Hydrological studies on blanket peat: the significance of the acrotelm-catotelm model


J. Holden (fax + 44 113 3433308, e-mail j.holden@geog.leeds.ac.uk).


  • 1Runoff production in blanket peat catchments of the northern Pennine hills, UK was measured through monitoring and experimentation at the plot, hillslope and catchment scale. Water flow from soil pipes was measured in one of the study catchments and overland flow, throughflow and water table were measured in runoff plots; rainfall simulation and tension-infiltrometry provided information on infiltration characteristics of the peat.
  • 2Saturation-excess overland flow was found to dominate the flashy flow regime; acrotelm stormflow, subsurface pipeflow and macropore flow were also found to be important components of the ecohydrological system.
  • 3Surface cover, topography and preferential flowpaths were found to be important factors in controlling infiltration and runoff production.
  • 4Streamflow generation processes that are consistent with the acrotelm-catotelm model are shown to occur in blanket peat with and without Sphagnum cover, but in one of the catchments studied an estimated 10% of the discharge bypassed this route and discharged via pipes.
  • 5The spatial and temporal variation in hillslope-scale runoff production was demonstrated in the study catchments. This variability in runoff production will be important for hydroecological understanding in peatlands but is often neglected because of over-simplification of processes provided by the traditional two-dimensional acrotelm-catotelm model.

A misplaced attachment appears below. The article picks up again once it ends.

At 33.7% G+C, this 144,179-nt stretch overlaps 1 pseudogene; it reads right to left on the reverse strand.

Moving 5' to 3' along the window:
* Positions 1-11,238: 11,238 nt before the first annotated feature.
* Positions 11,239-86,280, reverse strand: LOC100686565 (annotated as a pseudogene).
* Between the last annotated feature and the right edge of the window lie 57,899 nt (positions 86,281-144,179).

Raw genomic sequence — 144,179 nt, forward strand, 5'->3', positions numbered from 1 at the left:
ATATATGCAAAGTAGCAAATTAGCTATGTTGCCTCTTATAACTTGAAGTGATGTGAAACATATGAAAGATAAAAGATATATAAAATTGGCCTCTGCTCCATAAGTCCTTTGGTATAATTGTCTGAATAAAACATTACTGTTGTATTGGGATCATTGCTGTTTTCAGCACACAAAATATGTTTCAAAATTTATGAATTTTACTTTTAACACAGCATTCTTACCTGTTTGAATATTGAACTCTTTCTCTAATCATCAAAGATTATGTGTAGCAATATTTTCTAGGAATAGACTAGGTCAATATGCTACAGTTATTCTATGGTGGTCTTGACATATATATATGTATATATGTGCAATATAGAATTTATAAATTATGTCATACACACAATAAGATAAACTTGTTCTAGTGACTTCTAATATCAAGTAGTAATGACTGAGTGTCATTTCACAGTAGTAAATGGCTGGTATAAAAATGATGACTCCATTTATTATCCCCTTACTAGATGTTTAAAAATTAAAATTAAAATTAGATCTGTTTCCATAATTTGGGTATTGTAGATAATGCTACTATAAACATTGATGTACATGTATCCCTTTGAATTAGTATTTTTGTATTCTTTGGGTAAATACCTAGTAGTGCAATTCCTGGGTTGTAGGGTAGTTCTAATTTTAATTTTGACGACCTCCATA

Since the mid 20th century Russian scientists have adopted a diplotelmic system for understanding the functioning of peatlands. This comprises an upper ‘active’ peat layer with a high hydraulic conductivity and fluctuating water table, and a more ‘inert’ lower layer which corresponds to the permanently saturated main body of peat (Ivanov 1948, 1953, 1981; Lopatin 1949; Romanov 1968). This layering system for analysing mires became widely accepted from the late 1970s and is now used regularly in ecohydrological and peat development modelling and budgeting (e.g. Ingram 1982, 1983, 1991; Kirkby et al. 1995; Smit 1996; McKillop et al. 1999; Hilbert et al. 2000). Ingram (1978, 1983) notes that the distinction between the upper, periodically aerated, partly living soil layer (acrotelm) and the lower anaerobic layer (catotelm), which is dead except for the aerenchymatous roots of helophytic angiosperms, is an important concept and fundamental to any understanding of the hydrology, ecology and pedology of mires. According to Ingram's definition, the acrotelm is affected by a fluctuating water table (the lowest water table depth is therefore the base of the acrotelm), has a high hydraulic conductivity and a variable water content, is rich in peat-forming aerobic bacteria and other microorganisms and has a live matrix of growing plant material. The catotelm has a water content invariable with time, a small hydraulic conductivity, is not subject to air entry and is devoid of peat-forming aerobic microorganisms.